Otto Meissner, State Secretary in the Office of the Reich President, on the Developments Leading to Hitler’s Appointment (Retrospective Account, November 28, 1945)

Over the course of January 1933, Reich Chancellor Kurt von Schleicher became – politically speaking – increasingly boxed in. Schleicher had previously pursued a Querfront strategy, attempting to bring together trade unions and the worker-oriented National Socialists led by Gregor Strasser into a cross-party alliance under his leadership. But Strasser’s resignation from all party offices on December 8, 1932, essentially put an end to this strategy. Additionally, Schleicher lost the backing of Reich President Paul von Hindenburg, not only because of complaints by the Nazi-infiltrated Reich Agrarian League about Schleicher’s agricultural policy, but also because of the Eastern Aid scandal over the misappropriation of subsidies by Junkers in East Elbia. In January 1933, Franz von Papen held several rounds of negotiations with the National Socialists about a possible coalition under his leadership; on January 9, 1933, he began informing the Reich president of his progress. In the end, Papen and the remaining coterie around Hindenburg – above all Hindenburg’s son Oskar and State Secretary Otto Meissner – along with a few wealthy bankers and industrialists, accepted Hitler as Reich chancellor in a cabinet dominated by conservatives.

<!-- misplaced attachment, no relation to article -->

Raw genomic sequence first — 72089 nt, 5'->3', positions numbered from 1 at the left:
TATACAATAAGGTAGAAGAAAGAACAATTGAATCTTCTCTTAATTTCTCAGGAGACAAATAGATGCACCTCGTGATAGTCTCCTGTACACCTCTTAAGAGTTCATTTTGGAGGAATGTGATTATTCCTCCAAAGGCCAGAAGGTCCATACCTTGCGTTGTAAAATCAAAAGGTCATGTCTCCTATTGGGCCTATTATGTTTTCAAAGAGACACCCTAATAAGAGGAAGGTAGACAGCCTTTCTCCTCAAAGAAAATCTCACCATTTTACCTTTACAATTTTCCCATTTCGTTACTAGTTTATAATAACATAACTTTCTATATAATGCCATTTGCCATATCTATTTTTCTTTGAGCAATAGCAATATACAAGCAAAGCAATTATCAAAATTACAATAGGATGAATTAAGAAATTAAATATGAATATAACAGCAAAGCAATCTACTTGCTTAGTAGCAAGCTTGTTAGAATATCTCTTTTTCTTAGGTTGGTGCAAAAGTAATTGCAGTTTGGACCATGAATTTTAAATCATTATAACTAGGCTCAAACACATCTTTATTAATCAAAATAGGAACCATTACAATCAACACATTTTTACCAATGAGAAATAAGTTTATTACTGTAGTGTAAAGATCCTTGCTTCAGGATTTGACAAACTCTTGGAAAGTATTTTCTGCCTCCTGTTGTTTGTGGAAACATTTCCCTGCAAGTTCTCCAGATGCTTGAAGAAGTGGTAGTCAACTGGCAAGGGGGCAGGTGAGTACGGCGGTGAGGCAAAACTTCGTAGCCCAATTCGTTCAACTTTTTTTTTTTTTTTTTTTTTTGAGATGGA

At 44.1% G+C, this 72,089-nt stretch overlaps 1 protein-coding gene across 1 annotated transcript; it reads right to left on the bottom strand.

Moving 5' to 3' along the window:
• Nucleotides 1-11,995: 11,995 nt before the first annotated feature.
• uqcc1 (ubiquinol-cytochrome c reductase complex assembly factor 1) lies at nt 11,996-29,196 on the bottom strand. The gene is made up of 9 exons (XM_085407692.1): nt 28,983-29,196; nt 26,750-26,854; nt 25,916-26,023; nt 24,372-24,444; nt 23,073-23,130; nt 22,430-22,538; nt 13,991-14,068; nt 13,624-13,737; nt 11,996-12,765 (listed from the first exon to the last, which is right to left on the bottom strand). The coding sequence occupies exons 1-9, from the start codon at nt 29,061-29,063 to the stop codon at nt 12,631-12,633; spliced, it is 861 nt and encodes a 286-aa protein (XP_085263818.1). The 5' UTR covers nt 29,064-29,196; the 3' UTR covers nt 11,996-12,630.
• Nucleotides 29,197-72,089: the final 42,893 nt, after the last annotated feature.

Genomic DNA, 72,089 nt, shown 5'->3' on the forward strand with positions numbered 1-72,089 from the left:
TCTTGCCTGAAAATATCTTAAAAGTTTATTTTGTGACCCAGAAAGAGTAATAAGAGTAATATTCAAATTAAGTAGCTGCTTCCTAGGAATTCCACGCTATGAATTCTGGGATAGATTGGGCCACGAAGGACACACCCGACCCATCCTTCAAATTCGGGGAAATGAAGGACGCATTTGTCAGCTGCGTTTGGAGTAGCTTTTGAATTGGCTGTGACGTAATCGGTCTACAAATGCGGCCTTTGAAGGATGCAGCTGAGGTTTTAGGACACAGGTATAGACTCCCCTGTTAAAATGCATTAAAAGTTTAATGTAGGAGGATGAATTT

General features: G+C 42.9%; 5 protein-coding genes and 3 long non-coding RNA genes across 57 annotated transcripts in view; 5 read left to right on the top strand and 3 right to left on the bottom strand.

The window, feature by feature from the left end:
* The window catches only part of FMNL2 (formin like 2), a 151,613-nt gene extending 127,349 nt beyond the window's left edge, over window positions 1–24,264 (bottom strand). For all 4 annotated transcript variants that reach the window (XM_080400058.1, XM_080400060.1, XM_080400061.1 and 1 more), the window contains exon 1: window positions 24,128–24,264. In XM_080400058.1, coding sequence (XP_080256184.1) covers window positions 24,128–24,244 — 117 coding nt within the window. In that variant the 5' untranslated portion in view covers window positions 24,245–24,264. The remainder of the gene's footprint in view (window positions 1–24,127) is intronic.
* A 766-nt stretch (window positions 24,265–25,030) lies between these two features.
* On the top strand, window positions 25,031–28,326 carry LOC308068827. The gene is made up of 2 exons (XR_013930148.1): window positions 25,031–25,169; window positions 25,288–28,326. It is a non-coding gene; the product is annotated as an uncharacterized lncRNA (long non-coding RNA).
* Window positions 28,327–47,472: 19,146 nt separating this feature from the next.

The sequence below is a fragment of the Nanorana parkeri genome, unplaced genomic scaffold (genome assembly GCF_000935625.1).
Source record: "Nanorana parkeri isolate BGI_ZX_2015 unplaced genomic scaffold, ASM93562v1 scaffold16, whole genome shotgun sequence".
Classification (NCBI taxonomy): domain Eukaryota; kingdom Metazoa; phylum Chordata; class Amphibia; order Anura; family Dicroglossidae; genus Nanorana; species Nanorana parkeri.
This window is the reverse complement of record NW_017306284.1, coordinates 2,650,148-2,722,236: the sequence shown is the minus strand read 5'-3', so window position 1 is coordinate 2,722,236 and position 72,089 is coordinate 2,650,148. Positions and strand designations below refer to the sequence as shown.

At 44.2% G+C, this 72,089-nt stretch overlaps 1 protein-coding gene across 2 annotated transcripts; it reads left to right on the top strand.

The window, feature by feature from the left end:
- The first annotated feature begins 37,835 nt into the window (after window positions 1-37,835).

Banker Kurt Baron von Schröder’s Report on a Meeting between Hitler and Franz von Papen at Schroeder’s House in Cologne on January 4, 1933 (Retrospective Account from the Postwar Period)

Franz von Papen had Reichswehr Minister Kurt von Schleicher to thank for his chancellorship. At first, Schleicher used his position as a gray eminence to operate in a background role. But when Papen was ready to risk civil war-like conditions in order to implement his program, and when he began overstepping boundaries in the pursuit of his own agenda, Schleicher refused to take what appeared to be the necessary step of imposing martial law. Schleicher then sought the chancellorship himself, and on November 17, 1932, Papen had to resign his position. Papen, until then a personal friend of Schleicher, regarded his successor with bitter animosity. In December 1932, banker and Nazi sympathizer Kurt von Schröder organized a meeting between Papen and Adolf Hitler on January 4, 1933, in Cologne. Papen, who got on exceedingly well with Reich President Paul von Hindenburg, wanted to displace Schleicher under all circumstances, and he aimed to regain the chancellorship himself with the help of the NSDAP as a coalition partner. Hitler, for his part, desperately needed to score a political victory, as there were signs that the Nazi Party and the SA were in danger of dissolving, and the party’s lack of participation in the government was a source of increasing frustration. The meeting between Papen and Hitler in Cologne didn’t yield any concrete results, but it did mark the beginning of a relationship that would lead to Hitler’s appointment as Reich Chancellor on January 30, 1933.